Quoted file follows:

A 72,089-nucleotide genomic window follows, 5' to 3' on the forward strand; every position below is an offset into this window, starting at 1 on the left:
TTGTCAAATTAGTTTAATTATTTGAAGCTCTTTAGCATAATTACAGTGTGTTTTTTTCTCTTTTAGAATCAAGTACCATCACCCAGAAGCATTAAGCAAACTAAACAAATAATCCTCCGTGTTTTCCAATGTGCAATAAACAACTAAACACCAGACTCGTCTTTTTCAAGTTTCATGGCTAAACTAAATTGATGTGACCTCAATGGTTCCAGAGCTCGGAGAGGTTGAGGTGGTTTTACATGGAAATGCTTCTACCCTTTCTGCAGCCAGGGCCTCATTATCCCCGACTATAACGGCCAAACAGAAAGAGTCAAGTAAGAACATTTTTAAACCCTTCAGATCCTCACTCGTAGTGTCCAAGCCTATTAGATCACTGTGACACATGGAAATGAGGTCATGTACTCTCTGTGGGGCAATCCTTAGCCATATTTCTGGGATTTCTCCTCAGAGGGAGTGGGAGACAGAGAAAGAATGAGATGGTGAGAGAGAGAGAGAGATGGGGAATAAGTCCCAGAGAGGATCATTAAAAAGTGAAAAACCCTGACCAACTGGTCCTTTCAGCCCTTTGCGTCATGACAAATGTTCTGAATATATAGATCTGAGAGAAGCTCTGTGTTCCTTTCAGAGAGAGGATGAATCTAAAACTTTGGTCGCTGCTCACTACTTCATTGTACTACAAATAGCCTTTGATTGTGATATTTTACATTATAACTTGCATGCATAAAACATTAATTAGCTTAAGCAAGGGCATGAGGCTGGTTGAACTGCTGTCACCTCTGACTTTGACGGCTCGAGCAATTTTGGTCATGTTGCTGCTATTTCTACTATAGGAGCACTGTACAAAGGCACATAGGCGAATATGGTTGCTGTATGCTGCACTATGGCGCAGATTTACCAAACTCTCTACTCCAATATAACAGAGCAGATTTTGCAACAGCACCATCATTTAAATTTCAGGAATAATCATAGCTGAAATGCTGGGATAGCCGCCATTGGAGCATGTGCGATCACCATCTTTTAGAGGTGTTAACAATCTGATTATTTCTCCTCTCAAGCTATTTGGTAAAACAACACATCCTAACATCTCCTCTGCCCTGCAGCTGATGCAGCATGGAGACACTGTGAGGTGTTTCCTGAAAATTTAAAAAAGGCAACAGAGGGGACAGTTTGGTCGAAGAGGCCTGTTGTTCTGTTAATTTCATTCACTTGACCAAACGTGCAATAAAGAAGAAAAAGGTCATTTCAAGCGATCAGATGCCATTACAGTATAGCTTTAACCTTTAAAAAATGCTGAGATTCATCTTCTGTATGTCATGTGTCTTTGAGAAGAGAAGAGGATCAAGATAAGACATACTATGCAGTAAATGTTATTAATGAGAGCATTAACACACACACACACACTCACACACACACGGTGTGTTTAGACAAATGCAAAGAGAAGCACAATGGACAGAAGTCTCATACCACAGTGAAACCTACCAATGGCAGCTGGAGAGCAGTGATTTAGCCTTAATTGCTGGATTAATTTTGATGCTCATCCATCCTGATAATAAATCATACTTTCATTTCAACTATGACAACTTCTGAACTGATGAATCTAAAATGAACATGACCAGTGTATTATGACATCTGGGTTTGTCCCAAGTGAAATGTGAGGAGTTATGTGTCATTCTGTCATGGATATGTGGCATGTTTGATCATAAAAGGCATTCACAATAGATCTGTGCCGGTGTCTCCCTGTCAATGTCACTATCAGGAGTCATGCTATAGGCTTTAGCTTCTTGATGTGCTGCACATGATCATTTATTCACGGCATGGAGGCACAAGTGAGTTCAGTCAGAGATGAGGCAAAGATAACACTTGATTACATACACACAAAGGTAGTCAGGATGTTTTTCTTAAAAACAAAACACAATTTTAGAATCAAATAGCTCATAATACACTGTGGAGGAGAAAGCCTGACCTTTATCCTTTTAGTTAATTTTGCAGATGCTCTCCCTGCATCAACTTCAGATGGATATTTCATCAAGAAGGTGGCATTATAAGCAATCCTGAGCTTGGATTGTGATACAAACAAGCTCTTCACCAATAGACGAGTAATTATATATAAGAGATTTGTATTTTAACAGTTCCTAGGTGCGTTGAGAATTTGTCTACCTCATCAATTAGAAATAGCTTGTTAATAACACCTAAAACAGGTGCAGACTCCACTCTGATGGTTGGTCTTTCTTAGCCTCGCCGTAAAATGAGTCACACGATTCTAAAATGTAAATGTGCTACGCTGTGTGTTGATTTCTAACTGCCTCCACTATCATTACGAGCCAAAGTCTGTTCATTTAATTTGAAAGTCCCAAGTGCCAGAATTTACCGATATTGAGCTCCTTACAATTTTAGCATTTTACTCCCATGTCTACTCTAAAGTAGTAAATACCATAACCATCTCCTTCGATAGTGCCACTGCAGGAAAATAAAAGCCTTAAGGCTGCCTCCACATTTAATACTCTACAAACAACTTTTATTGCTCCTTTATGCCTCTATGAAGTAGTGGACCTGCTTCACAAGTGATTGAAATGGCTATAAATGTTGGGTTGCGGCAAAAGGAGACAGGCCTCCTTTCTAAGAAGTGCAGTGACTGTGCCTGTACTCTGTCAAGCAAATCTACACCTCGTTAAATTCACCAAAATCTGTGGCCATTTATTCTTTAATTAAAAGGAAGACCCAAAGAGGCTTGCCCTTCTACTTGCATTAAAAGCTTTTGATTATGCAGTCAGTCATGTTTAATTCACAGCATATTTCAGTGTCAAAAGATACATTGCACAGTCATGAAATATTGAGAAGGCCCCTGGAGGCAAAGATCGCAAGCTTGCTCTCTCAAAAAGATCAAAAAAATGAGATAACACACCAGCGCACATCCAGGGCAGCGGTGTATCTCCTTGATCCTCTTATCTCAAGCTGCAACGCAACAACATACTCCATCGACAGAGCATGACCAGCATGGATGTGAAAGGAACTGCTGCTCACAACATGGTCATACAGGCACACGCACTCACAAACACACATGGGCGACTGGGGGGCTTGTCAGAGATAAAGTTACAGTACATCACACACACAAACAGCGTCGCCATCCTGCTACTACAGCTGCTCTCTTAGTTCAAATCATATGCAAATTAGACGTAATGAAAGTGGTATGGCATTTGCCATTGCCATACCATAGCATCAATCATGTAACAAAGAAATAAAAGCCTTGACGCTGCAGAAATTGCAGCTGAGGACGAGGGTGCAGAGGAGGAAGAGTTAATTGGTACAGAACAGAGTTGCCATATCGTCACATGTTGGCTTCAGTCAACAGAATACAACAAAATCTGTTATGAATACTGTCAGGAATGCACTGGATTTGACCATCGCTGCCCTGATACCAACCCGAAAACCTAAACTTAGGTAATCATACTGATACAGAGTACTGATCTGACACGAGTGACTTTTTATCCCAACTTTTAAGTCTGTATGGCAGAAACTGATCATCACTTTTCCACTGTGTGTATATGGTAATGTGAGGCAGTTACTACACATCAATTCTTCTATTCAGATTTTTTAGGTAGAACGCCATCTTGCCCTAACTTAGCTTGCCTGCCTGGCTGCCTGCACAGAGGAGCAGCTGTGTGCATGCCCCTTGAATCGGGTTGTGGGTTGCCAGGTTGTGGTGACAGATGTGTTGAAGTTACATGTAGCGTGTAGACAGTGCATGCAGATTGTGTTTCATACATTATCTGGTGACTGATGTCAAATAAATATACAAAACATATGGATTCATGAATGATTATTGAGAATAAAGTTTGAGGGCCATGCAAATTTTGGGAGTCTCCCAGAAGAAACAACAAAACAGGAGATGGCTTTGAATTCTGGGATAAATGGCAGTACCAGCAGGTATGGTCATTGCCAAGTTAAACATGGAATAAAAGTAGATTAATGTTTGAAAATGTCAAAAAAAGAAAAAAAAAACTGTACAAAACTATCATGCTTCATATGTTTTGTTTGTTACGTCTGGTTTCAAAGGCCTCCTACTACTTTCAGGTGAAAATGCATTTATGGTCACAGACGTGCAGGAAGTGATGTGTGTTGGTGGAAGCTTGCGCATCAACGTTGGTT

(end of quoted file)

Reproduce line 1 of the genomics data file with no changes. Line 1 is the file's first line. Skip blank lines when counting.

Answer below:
A 72,089-nucleotide genomic window follows, 5' to 3' on the forward strand; every position below is an offset into this window, starting at 1 on the left: